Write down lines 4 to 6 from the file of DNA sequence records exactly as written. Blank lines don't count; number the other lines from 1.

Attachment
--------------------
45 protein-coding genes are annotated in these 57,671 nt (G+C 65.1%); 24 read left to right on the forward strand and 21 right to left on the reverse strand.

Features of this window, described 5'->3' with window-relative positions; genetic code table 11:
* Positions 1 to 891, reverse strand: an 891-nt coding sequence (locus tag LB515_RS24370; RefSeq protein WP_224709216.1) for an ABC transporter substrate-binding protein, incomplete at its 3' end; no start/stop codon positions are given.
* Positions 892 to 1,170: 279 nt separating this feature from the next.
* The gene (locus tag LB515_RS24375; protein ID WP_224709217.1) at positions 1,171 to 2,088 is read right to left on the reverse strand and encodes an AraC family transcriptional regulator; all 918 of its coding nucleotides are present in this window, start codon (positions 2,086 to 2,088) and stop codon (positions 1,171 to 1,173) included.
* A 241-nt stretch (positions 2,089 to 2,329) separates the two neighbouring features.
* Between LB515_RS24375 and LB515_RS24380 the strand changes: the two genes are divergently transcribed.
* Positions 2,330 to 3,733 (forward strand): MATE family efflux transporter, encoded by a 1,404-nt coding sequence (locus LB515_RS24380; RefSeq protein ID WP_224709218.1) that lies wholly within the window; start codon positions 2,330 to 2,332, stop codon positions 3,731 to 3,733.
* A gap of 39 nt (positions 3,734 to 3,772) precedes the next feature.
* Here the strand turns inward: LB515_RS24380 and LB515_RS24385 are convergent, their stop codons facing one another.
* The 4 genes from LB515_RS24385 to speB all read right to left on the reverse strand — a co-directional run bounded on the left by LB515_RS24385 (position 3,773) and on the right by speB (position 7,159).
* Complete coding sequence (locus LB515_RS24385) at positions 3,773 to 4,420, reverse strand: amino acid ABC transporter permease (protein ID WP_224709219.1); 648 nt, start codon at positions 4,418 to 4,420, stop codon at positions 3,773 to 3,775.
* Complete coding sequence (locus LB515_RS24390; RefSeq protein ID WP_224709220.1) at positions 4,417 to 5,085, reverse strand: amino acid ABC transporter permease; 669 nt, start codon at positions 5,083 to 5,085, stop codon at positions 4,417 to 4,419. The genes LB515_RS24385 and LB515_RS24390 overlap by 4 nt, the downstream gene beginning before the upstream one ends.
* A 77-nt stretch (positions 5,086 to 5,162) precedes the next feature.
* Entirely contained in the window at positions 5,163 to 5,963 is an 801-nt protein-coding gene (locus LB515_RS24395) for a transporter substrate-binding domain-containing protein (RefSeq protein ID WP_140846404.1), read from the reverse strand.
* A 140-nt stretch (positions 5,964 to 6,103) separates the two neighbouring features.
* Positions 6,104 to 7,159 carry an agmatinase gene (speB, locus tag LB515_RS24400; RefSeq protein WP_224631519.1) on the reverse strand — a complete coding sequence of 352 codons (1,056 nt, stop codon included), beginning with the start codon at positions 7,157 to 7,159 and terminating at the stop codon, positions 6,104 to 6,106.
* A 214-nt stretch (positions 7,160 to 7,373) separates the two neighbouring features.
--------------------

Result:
* Positions 892 to 1,170: 279 nt separating this feature from the next.
* The gene (locus tag LB515_RS24375; protein ID WP_224709217.1) at positions 1,171 to 2,088 is read right to left on the reverse strand and encodes an AraC family transcriptional regulator; all 918 of its coding nucleotides are present in this window, start codon (positions 2,086 to 2,088) and stop codon (positions 1,171 to 1,173) included.
* A 241-nt stretch (positions 2,089 to 2,329) separates the two neighbouring features.